OGDEN — The Ogden City administration is proposing another redevelopment district in the heart of downtown.

The city’s Community and Economic Development department is in the process of determining how feasible it would be to redevelop portions of six blocks between 25th and 27th streets, from Washington Boulevard to Wall Avenue.

An Ogden City Council transmittal from the CED office says the area is in need of major improvement, beyond what can be provided by the private sector.

So the administration wants to designate the section a Community Reinvestment Area, specifically known as the “Continental CRA.” The designation means the city can use tax increment financing (which funnels new tax revenue back to projects in the area) to help fund a laundry list of redevelopment items.

Things like vacant building removal, the development of new housing units, public infrastructure improvements and the renovation of existing buildings are all on the list.

Located in the core of the city’s downtown, the administration says the area is ideal for mixed use development.

“It is believed that ... this section of the community can contribute greatly to the economic well-being of the city and improve the quality of life for citizens and visitors,” the transmittal reads.

According to city council documents, the old Wonder Bread/Hostess factory, the Weber County Jail, the Ogden Justice Court and the Salvation Army, Bank of Utah and American Linen buildings are listed as potential redevelopment sites.

The city has been eyeing the old Hostess factory for some time.

Late last year, the council amended the city’s 2018 budget to expedite its demolition. The city transferred $75,000 originally meant for an asbestos removal project at the Union Station.

The demolition project started Aug. 2.

City officials say razing the building is the initial step in a budding, large-scale mixed-use development project at the site, a project that would stretch between Lincoln and Grant avenues — from 26th Street to the alley immediately behind businesses on the south side of 25th Street — and would include space for condos, rental units and office buildings.

Early city estimates show the project could come with a $140 million price tag.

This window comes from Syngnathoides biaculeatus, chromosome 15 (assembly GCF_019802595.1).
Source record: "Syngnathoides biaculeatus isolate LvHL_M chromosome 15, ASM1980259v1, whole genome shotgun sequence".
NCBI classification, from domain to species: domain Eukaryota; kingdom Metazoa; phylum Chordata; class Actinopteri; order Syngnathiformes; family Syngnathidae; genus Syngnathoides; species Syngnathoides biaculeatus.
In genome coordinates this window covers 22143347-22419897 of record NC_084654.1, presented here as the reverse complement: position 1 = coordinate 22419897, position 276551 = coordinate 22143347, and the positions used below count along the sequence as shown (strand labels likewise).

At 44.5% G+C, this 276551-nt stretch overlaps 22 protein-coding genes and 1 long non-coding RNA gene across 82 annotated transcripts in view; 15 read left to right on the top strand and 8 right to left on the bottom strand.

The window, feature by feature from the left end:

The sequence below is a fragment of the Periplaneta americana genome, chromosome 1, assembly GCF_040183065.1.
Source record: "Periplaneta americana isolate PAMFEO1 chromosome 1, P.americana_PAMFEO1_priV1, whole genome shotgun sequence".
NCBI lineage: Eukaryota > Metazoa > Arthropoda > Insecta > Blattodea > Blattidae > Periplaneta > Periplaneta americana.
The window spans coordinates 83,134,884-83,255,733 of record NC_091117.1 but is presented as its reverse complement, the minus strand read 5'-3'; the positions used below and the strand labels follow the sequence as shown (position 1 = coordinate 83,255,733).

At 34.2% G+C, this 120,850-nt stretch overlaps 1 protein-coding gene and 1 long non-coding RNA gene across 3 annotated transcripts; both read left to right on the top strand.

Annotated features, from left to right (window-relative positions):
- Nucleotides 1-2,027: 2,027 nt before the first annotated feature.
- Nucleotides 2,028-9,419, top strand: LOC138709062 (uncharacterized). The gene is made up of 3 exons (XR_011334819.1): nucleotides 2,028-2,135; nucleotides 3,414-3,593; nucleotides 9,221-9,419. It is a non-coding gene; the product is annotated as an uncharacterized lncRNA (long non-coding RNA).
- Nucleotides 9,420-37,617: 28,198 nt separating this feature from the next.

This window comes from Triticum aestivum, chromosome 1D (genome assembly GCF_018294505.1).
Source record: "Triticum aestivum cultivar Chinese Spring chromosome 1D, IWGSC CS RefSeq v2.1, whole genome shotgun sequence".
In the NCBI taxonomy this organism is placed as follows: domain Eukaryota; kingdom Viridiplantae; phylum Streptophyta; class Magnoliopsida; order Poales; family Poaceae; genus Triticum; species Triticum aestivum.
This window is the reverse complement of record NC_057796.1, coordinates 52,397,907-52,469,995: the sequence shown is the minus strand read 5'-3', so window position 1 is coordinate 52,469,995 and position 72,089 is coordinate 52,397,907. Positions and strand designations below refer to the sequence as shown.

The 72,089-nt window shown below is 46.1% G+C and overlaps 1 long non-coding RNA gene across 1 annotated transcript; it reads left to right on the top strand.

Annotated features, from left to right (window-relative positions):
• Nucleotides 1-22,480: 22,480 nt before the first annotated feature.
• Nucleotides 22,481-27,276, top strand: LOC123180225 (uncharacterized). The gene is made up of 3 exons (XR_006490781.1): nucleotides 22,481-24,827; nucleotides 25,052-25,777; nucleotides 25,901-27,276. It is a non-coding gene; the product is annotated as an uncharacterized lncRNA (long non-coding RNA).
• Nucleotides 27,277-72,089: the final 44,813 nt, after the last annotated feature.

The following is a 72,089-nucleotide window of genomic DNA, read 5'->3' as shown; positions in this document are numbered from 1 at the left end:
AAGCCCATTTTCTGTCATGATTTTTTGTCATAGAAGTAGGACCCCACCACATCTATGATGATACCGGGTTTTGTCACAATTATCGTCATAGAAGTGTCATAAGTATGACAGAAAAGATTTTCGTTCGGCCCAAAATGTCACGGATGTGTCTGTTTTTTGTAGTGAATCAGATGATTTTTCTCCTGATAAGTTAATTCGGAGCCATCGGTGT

In addition to the fledgling Continental CRA, the city is currently working through another extensive downtown redevelopment venture called the Adams CRA.

The Adams project includes a 150-acre section of Ogden between 23rd and 28th streets from Washington Boulevard to Jefferson Avenue — an area that includes commercial retail and residential buildings, with a significant number of historic properties. There’s about $124 million in potential construction projects associated with the Adams CRA, including the renovation of several decades-old, vacant buildings.

A multi-step process must be completed before the city can establish the Continental CRA, which includes preparing a formal project plan for public review, consulting with the taxing entities that would be involved with the project and holding several public hearings.

The plan cannot be adopted if 51 percent or more of the property owners in the project area object to it. Council documents say the city does not plan to use eminent domain to acquire any properties.

You can reach reporter Mitch Shaw at mishaw@standard.net. Follow him on Twitter at @mitchshaw23 or like him on Facebook at facebook.com/mitchshaw.standardexaminer.

(2) comments


I don’t know how feasible expensive, gentrified condos in that are can be. I live a couple of miles away, and the dog food smell is still overwhelming on baking days. You can even smell it at the college. I love the jobs that the factory provides, but I don’t know many who’d be willing to pay premium prices to be closer to be closer to the dog food plant.


With 3 months left before the $100 K loan must be repaid to Ogden City, it's obvious that the planned hospital/health care facility will never be built at the old Fred Meyer site on 12TH ST. Ogden City needs to look ahead and start courting another business to build on the Fred Meyer site, preferably another retailer instead of another restaurant. We already have plenty of places to get a meal on 12TH ST! Also, Ogden City needs to look into using eminent domain to tear down the abandoned Millstream Motel at 14th & Washington. Last April the SE ran a story that said the owner of the Millstream was going to have the property demolished "before the snow flies." That statement was made a year and a half ago, and the Millstream still stands, attracting vandals, drug addicts, and the homeless, just like the old Fred Meyer store did. It would behoove Ogden City to do something about getting the Millstream torn down "before the snow flies" this year. The last thing we need is some transient torching the place like the bozo who set fire to the vacant car dealership on Wall Avenue last winter! TEAR DOWN THE MILLSTREAM--please!

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